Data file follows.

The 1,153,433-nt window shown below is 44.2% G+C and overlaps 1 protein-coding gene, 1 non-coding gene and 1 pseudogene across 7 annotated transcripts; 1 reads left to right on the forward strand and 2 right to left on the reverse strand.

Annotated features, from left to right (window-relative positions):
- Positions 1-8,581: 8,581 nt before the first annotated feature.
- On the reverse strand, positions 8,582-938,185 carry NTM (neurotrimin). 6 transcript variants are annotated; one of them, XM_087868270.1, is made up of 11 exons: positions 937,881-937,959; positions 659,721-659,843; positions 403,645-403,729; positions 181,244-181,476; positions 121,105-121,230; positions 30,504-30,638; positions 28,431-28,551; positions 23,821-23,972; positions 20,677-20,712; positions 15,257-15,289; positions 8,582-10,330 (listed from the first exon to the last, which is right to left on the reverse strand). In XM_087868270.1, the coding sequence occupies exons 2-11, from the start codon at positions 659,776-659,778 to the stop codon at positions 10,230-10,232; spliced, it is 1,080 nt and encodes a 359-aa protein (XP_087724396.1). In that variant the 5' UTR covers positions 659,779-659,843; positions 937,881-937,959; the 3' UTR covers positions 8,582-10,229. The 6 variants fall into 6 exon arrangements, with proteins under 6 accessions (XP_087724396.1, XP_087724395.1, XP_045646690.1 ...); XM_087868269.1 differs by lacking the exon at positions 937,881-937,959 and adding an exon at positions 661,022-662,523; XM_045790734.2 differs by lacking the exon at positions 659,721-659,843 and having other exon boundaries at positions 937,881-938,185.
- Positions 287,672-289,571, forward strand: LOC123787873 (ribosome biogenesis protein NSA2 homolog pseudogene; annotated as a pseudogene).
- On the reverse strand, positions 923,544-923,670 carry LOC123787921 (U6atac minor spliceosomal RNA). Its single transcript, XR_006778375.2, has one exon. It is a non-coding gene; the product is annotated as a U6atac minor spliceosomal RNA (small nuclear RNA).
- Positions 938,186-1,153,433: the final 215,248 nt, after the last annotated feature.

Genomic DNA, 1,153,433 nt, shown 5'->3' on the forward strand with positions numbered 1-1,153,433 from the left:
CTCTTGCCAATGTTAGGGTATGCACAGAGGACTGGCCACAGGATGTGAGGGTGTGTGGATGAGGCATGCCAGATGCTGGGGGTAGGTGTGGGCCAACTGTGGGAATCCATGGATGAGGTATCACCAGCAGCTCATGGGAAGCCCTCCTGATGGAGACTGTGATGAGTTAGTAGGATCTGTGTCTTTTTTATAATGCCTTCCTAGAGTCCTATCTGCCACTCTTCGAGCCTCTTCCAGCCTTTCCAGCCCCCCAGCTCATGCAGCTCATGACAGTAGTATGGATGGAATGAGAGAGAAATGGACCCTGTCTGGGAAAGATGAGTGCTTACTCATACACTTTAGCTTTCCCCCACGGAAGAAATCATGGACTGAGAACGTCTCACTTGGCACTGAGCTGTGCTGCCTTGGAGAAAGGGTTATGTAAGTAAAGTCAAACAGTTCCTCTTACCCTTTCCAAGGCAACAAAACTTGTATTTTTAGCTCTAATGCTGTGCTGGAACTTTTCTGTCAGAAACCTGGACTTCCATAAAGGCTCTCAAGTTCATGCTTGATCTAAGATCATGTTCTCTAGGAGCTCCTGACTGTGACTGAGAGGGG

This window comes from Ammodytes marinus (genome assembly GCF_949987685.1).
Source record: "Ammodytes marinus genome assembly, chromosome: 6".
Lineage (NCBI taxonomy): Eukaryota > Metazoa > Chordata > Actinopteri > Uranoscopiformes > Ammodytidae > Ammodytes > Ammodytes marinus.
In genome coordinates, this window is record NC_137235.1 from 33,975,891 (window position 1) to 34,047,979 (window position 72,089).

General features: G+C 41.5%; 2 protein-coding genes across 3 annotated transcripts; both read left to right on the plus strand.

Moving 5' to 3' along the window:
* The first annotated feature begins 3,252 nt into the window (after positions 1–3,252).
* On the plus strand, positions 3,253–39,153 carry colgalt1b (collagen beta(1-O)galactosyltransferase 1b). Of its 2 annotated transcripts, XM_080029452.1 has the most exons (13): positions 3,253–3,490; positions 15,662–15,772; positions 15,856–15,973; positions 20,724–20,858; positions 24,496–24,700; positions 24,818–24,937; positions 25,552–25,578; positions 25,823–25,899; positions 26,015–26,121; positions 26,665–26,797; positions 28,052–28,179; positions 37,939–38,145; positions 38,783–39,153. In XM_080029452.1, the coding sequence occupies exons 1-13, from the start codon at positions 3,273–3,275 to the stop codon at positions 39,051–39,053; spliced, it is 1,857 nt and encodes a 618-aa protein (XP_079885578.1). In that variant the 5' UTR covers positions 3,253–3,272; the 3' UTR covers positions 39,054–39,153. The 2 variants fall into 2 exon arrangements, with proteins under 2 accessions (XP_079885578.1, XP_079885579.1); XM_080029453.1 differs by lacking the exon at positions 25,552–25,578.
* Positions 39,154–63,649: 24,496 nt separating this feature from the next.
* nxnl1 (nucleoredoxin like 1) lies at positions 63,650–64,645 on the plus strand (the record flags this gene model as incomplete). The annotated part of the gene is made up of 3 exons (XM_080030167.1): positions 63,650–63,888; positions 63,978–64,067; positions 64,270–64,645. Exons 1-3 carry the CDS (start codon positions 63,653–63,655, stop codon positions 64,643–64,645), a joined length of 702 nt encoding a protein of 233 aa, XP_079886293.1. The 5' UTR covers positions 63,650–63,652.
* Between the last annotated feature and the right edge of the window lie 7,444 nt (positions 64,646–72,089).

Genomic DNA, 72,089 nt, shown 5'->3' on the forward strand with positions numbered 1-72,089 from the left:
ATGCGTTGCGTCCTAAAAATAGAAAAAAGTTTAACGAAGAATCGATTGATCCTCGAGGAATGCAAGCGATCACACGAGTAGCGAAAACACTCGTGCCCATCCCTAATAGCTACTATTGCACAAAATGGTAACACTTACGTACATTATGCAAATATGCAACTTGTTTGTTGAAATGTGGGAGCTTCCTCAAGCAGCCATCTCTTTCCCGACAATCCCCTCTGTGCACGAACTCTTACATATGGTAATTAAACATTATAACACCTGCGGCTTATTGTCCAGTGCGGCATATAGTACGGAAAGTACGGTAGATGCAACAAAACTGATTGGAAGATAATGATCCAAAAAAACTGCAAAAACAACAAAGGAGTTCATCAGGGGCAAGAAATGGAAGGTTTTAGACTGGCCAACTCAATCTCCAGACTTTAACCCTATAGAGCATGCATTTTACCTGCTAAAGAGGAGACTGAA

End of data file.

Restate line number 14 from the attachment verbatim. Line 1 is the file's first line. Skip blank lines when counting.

General features: G+C 41.5%; 2 protein-coding genes across 3 annotated transcripts; both read left to right on the plus strand.